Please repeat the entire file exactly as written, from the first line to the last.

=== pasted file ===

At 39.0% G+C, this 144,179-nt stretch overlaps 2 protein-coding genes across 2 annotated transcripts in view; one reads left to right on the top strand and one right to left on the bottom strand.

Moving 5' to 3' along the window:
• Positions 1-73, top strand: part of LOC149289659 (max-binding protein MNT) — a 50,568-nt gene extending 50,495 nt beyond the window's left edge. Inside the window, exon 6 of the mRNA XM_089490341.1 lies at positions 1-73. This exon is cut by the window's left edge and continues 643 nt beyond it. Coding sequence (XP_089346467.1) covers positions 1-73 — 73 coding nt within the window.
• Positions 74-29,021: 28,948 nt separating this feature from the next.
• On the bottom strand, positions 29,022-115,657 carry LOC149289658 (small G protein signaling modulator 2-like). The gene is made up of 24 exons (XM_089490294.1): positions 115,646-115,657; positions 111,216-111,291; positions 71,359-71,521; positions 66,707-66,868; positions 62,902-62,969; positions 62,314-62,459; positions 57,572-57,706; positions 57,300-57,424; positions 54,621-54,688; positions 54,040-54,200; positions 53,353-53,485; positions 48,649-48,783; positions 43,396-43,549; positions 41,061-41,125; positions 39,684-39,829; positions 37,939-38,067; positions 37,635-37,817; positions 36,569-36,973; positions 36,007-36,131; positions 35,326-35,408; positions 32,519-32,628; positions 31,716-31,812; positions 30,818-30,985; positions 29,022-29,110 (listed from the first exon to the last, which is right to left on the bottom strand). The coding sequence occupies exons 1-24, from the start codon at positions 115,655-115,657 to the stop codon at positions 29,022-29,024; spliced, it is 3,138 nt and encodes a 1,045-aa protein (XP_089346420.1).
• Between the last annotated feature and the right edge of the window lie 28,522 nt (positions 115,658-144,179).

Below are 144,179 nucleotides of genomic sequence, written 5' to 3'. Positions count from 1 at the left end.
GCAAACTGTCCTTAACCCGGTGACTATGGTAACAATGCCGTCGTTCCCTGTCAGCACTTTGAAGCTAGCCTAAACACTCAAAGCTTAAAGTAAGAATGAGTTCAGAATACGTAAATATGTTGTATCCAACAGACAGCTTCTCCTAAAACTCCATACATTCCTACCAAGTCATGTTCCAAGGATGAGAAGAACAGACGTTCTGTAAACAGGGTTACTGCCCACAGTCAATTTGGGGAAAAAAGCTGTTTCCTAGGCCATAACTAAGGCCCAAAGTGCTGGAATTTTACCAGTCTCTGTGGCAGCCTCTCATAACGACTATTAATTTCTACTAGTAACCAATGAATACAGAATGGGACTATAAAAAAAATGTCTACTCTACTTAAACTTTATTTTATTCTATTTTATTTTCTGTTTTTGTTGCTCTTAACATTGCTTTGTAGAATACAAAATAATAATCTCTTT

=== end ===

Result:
At 39.0% G+C, this 144,179-nt stretch overlaps 2 protein-coding genes across 2 annotated transcripts in view; one reads left to right on the top strand and one right to left on the bottom strand.

Moving 5' to 3' along the window:
• Positions 1-73, top strand: part of LOC149289659 (max-binding protein MNT) — a 50,568-nt gene extending 50,495 nt beyond the window's left edge. Inside the window, exon 6 of the mRNA XM_089490341.1 lies at positions 1-73. This exon is cut by the window's left edge and continues 643 nt beyond it. Coding sequence (XP_089346467.1) covers positions 1-73 — 73 coding nt within the window.
• Positions 74-29,021: 28,948 nt separating this feature from the next.
• On the bottom strand, positions 29,022-115,657 carry LOC149289658 (small G protein signaling modulator 2-like). The gene is made up of 24 exons (XM_089490294.1): positions 115,646-115,657; positions 111,216-111,291; positions 71,359-71,521; positions 66,707-66,868; positions 62,902-62,969; positions 62,314-62,459; positions 57,572-57,706; positions 57,300-57,424; positions 54,621-54,688; positions 54,040-54,200; positions 53,353-53,485; positions 48,649-48,783; positions 43,396-43,549; positions 41,061-41,125; positions 39,684-39,829; positions 37,939-38,067; positions 37,635-37,817; positions 36,569-36,973; positions 36,007-36,131; positions 35,326-35,408; positions 32,519-32,628; positions 31,716-31,812; positions 30,818-30,985; positions 29,022-29,110 (listed from the first exon to the last, which is right to left on the bottom strand). The coding sequence occupies exons 1-24, from the start codon at positions 115,655-115,657 to the stop codon at positions 29,022-29,024; spliced, it is 3,138 nt and encodes a 1,045-aa protein (XP_089346420.1).
• Between the last annotated feature and the right edge of the window lie 28,522 nt (positions 115,658-144,179).

Below are 144,179 nucleotides of genomic sequence, written 5' to 3'. Positions count from 1 at the left end.
GCAAACTGTCCTTAACCCGGTGACTATGGTAACAATGCCGTCGTTCCCTGTCAGCACTTTGAAGCTAGCCTAAACACTCAAAGCTTAAAGTAAGAATGAGTTCAGAATACGTAAATATGTTGTATCCAACAGACAGCTTCTCCTAAAACTCCATACATTCCTACCAAGTCATGTTCCAAGGATGAGAAGAACAGACGTTCTGTAAACAGGGTTACTGCCCACAGTCAATTTGGGGAAAAAAGCTGTTTCCTAGGCCATAACTAAGGCCCAAAGTGCTGGAATTTTACCAGTCTCTGTGGCAGCCTCTCATAACGACTATTAATTTCTACTAGTAACCAATGAATACAGAATGGGACTATAAAAAAAATGTCTACTCTACTTAAACTTTATTTTATTCTATTTTATTTTCTGTTTTTGTTGCTCTTAACATTGCTTTGTAGAATACAAAATAATAATCTCTTT